(20g) Enhanced Hydrogenation of Oleic Acid By RF Heating Via Magnetically Susceptible Nanoparticles | AIChE

(20g) Enhanced Hydrogenation of Oleic Acid By RF Heating Via Magnetically Susceptible Nanoparticles


Roman, C. - Presenter, Louisiana State University
da Silva Moura, N., Louisiana State University
Dooley, K., Louisiana State University
Dorman, J., Louisiana State University
An alternative, emerging approach to heat catalyst is by induction heating via magnetic Fe3O4 nanoparticles. Using radio waves (RF), heat is generated locally within the magnetically susceptible particle. By locating the heat generation at the surface, heat transfer efficiency is increased, and it may have a positive effect on yield and selectivity by minimizing the temperature gradient across the catalyst.

Hollow microspheres consisting of ~23 nm Fe3O4 nanoparticles were synthesized and decorated with palladium (1.0 wt.%) or platinum (3.0 wt.%). The RF-driven hydrogenation was performed in a semibatch glass slurry reactor with catalyst, oleic acid, dodecane solvent, and hydrogen bubbled through at 1 atm and compared to conventional heating. Magnetic fields were used corresponding to liquid bulk temperatures near 70, 110, and 150 °C. At 70° C, the palladium showed an additional 12% conversion in RF compared to thermal, with both exhibiting greater than 90% selectivity to stearic acid. The difference in conversion closed between the two methods at 110 °C, with stearic acid selectivity still greater than 90%. At 150 °C, RF heating increased conversion by 5.5%.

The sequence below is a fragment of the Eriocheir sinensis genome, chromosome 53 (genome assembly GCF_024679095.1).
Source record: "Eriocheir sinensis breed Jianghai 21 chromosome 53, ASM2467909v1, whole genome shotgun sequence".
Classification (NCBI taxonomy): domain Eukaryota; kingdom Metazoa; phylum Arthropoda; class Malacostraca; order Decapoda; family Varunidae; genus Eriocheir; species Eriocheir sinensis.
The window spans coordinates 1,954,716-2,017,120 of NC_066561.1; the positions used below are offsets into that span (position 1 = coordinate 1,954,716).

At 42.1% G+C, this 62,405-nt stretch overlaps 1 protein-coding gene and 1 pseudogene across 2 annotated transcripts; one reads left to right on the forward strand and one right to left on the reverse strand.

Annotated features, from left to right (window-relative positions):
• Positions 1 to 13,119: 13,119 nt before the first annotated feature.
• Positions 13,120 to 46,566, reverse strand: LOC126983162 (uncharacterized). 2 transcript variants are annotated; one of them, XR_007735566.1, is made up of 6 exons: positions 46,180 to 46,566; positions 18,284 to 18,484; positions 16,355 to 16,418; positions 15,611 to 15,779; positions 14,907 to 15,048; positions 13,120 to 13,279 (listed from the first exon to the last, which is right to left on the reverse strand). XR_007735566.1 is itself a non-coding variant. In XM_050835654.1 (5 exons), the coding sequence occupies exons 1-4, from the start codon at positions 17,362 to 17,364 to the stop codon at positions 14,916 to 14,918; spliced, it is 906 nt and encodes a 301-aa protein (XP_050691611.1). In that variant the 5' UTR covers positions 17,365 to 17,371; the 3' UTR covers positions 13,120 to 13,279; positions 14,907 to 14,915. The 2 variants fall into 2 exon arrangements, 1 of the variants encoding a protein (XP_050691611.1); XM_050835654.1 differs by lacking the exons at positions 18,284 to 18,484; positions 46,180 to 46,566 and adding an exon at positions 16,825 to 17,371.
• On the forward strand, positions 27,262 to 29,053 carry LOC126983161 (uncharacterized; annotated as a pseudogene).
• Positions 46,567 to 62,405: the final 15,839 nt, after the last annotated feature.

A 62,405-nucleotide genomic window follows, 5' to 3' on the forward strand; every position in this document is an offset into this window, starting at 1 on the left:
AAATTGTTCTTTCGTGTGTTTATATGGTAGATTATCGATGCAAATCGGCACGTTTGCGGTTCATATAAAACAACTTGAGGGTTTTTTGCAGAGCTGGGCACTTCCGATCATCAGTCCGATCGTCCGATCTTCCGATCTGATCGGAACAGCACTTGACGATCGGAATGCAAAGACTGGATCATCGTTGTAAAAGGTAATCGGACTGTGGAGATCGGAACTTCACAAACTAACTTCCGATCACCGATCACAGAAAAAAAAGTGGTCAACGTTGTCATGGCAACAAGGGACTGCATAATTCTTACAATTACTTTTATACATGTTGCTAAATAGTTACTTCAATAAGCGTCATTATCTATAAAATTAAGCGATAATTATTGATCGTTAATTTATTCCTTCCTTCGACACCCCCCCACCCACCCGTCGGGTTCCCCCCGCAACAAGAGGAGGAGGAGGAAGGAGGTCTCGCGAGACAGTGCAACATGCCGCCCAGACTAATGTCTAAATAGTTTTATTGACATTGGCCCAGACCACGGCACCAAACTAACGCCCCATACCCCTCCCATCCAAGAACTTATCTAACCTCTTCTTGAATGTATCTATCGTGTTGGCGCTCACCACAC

The platinum catalyst displayed markedly different behavior. Cracked acid (C16-C17) products were obtained along with stearic and nonadecanoic acid. The oleic acid conversion was significantly lower than the previous. The selectivity to the C16-C17 acid products was much higher with RF heating (and decreased stearic acid) at both 70 and 110 °C. Stearic acid became the primary product at 150 °C, with high selectivity to the C16 and C17 acids, although little difference in selectivities between thermal and RF heating. The variance in selectivity between RF and thermal at 70 and 110 ° C is believed to be due to localized hot spots. Future work involves applying the RF heating techniques to drive higher temperature and endothermic reactions such as dehydrogenations.